Are robot trains the answer to backlogged supply chains?
Automated freight trains could be a long-term answer to global shipping woes: With truck driver and shipping container shortages delaying land and sea transport and driving up end-prices of goods worldwide, driverless freight trains could offer a glimpse into a future of faster, cheaper, and more efficient transportation of goods by land, the Wall Street Journal reports. Just as the invention of the steam engine revolutionized transport in the 18th century, driverless freight trains are expected to dramatically improve the efficiency of existing rail lines, without the need for costly infrastructure expansion — and using less energy to boot.
But how will automated trains solve supply chain issues? Automating trains can allow them to run faster, and with shorter distances between them. It would also allow trains themselves to be longer (therefore carrying more goods), and to operate in a more energy efficient manner. An EU study found that automating trains could increase the capacity of existing rail networks by as much as 44%, while a separate study in the US estimated that US rail capacity could increase by as much as 50% if newer systems are employed, the WSJ reports.
The caveat: Most driverless trains are built to operate on dedicated rail systems that they would not have to share with their older, driver-operated counterparts. Integrating automated trains on existing networks that would support both simultaneously would require the installation of an extra system of sensors on automated trains to detect potential hazards — a process that would be costly, and technically demanding. The potential of driverless trains is also de facto limited — the trains can only operate on land, but are not necessarily able to go everywhere that trucks would.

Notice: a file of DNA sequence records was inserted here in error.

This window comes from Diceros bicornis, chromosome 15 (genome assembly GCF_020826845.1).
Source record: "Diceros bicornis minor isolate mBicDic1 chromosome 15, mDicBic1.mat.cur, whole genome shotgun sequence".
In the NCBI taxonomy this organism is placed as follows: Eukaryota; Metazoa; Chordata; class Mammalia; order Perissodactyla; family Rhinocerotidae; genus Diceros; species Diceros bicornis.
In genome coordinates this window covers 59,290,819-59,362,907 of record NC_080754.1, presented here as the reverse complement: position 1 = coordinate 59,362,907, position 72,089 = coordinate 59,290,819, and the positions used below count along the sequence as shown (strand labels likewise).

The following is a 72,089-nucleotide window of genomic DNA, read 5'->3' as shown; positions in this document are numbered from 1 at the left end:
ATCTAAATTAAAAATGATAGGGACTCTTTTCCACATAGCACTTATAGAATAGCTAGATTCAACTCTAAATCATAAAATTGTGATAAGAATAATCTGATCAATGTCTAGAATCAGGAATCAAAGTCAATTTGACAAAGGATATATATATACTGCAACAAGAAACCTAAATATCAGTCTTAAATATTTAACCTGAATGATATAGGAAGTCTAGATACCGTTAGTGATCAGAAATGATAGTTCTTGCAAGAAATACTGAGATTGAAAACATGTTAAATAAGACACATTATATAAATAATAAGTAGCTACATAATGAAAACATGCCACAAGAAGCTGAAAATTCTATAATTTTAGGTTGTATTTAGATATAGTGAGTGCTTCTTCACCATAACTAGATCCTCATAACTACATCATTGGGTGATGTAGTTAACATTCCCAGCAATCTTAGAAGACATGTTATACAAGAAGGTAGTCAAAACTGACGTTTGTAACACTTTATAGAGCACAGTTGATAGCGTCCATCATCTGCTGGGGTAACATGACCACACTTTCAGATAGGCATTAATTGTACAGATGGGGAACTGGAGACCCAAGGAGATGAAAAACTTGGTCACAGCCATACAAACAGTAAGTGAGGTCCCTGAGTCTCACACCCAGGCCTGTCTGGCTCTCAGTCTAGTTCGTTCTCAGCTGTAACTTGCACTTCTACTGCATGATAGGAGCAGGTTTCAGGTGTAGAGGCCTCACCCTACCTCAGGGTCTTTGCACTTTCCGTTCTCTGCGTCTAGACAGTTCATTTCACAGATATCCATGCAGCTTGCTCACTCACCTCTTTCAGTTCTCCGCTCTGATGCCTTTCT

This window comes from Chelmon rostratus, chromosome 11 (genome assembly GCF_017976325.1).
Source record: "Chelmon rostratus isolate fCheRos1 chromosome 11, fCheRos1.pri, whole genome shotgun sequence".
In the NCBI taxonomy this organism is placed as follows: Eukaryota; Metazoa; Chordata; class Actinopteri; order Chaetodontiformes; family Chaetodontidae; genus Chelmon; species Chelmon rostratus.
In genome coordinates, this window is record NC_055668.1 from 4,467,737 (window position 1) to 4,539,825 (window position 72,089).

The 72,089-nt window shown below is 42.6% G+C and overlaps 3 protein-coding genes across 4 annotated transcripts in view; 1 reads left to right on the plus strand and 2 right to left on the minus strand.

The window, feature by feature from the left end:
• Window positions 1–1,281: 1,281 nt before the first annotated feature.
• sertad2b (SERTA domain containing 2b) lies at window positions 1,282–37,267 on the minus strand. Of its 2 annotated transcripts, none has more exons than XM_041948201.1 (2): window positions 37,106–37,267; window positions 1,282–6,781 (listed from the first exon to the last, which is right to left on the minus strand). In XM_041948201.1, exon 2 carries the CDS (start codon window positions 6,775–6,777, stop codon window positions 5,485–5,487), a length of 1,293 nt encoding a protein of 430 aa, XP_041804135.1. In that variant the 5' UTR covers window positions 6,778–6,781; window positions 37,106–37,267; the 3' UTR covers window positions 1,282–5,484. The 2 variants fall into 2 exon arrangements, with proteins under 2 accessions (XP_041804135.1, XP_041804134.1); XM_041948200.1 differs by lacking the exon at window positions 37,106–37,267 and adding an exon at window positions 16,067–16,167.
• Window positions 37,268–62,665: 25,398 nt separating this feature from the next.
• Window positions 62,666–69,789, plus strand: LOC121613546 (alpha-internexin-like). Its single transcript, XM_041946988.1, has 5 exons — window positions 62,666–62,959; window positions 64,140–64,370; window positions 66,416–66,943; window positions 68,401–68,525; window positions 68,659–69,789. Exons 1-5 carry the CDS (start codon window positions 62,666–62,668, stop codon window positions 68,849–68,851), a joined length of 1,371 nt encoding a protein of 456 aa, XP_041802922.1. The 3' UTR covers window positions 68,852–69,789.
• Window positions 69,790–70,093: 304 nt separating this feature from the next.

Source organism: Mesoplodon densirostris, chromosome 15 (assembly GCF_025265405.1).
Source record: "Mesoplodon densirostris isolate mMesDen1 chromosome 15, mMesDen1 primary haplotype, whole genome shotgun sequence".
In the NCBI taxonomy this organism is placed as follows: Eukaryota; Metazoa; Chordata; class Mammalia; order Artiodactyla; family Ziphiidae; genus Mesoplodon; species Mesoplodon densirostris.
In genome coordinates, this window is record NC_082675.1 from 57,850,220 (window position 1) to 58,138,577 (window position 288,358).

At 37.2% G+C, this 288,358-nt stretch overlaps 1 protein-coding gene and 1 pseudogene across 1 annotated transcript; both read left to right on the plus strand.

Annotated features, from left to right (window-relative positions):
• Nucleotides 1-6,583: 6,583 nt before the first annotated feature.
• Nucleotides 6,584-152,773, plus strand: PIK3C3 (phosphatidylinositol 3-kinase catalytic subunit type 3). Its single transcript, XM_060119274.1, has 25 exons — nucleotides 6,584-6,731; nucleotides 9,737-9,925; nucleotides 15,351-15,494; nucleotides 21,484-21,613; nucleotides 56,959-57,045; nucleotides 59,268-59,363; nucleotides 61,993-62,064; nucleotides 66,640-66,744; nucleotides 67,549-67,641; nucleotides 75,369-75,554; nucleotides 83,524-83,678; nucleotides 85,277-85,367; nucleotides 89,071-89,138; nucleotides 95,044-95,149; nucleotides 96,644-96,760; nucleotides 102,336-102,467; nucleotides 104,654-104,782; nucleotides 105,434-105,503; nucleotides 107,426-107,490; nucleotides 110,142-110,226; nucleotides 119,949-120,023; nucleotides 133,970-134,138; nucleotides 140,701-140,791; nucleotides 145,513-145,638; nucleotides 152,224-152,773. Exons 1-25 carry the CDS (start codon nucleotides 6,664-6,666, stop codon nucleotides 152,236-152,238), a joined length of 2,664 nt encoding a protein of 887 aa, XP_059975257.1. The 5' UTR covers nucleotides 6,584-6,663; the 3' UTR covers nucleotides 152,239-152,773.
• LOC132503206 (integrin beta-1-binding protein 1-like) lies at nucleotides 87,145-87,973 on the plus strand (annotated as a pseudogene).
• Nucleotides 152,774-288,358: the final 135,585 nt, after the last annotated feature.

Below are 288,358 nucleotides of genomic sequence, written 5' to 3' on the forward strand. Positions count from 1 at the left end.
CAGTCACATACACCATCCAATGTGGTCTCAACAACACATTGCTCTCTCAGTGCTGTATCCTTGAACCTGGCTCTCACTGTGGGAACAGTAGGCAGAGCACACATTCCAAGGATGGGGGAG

But aren’t driverless passenger trains already a thing? Automated passenger trains are already in operation the world over. The first automated rail line was inaugurated in Japan’s Kobe in 1981, and the technology is now used for the transport of both goods and people in various countries. Germany this week unveiled what it is billing as the world’s first automated driverless train in Hamburg, which will share tracks with traditional passenger trains.
But what about freight trains? Australia completed the world’s first automated freight train network in the Pilbara region in 2019, transporting iron ore across 1.7k kms in Western Australia. A number of autonomous trains are currently under development for the transport of goods, with a German-Dutch autonomous freight train serving the port of Rotterdam under trial this month, while an autonomous freight train system was tested in the US as early as 2019, though the country does not yet have an automated freight rail system.
Egypt already has plans for several automated train systems: The planned Cairo Monorail project will have 70 fully automated Bombardier trains, and is part of the larger USD 4.5 bn monorail project that will utilize driverless train cars. Though no automated freight transport system is in the works just yet, Egypt also has other plans for an improved goods transport network. The planned USD 23 bn electric rail network that will connect Ain Sokhna to Alamein via the new capital in its first phase. Following last March’s Ever Given blockage of the Suez Canal, the idea was that this network could serve as an inland canal that will offer a quicker goods route between the Red Sea and the Mediterranean. Other projects include the rebuilding of the Abu Tartour-Qena freight line.